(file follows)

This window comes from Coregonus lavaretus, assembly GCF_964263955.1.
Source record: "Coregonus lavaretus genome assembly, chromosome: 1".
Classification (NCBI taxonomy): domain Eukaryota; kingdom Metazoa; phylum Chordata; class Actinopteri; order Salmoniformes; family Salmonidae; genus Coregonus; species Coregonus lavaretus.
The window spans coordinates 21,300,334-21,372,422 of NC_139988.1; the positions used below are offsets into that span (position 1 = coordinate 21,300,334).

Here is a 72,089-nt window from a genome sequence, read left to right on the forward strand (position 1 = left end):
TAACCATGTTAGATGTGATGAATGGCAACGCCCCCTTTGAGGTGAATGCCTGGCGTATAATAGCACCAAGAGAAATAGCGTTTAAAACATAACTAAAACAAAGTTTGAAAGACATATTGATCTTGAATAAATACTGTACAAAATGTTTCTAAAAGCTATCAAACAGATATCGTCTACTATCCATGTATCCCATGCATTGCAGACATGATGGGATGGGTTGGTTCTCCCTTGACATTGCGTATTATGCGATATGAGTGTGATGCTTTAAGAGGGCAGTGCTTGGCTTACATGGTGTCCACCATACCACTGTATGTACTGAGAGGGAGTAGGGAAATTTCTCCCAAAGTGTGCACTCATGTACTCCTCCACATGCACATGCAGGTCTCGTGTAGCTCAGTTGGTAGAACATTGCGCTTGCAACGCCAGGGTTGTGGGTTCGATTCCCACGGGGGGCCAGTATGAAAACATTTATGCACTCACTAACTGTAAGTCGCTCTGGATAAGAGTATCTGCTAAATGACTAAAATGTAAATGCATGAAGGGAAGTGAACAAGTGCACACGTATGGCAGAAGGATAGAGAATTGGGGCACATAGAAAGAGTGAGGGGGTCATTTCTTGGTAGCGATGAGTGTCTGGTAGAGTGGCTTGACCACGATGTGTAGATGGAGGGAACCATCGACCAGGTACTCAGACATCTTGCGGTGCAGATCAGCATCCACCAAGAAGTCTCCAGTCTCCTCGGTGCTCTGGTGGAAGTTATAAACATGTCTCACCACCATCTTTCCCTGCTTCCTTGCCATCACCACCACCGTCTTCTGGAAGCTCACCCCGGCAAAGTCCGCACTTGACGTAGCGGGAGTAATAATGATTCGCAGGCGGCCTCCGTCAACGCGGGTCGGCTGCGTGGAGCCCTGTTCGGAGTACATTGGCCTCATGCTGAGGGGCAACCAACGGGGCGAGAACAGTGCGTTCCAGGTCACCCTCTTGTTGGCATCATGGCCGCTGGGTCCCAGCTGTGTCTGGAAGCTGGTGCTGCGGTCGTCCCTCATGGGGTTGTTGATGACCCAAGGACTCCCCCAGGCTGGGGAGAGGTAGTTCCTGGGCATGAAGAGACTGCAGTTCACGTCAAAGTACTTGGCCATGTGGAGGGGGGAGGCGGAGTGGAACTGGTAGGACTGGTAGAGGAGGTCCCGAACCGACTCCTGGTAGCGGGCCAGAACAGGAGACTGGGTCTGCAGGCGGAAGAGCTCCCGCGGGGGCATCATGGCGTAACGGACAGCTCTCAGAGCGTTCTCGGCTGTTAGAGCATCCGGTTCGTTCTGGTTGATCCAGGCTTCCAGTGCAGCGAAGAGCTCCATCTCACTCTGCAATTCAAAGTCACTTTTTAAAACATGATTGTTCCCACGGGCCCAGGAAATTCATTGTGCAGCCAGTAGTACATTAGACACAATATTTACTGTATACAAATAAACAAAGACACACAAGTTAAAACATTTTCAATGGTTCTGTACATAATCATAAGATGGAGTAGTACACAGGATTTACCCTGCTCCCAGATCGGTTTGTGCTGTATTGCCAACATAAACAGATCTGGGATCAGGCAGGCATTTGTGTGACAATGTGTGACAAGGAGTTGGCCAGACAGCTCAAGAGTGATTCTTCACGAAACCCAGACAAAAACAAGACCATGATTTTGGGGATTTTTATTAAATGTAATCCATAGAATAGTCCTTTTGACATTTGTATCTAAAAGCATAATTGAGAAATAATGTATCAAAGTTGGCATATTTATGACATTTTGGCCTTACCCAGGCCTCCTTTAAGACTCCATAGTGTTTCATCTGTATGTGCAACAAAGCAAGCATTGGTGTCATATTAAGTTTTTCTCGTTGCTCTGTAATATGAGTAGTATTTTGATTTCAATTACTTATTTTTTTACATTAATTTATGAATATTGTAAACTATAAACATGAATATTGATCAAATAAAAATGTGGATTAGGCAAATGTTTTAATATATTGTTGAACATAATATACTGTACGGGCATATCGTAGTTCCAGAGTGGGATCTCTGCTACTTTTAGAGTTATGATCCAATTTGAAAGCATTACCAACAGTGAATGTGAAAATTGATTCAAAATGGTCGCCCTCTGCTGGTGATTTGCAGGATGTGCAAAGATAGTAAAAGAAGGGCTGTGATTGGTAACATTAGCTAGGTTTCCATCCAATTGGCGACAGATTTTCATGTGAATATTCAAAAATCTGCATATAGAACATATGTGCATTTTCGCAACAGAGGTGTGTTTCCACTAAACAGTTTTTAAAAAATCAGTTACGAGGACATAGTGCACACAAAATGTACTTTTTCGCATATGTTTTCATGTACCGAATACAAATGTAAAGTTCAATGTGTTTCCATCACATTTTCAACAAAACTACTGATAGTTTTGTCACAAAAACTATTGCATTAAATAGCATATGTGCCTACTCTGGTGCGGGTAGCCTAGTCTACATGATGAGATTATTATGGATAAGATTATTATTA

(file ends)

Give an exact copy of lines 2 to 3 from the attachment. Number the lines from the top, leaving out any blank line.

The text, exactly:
Source record: "Coregonus lavaretus genome assembly, chromosome: 1".
Classification (NCBI taxonomy): domain Eukaryota; kingdom Metazoa; phylum Chordata; class Actinopteri; order Salmoniformes; family Salmonidae; genus Coregonus; species Coregonus lavaretus.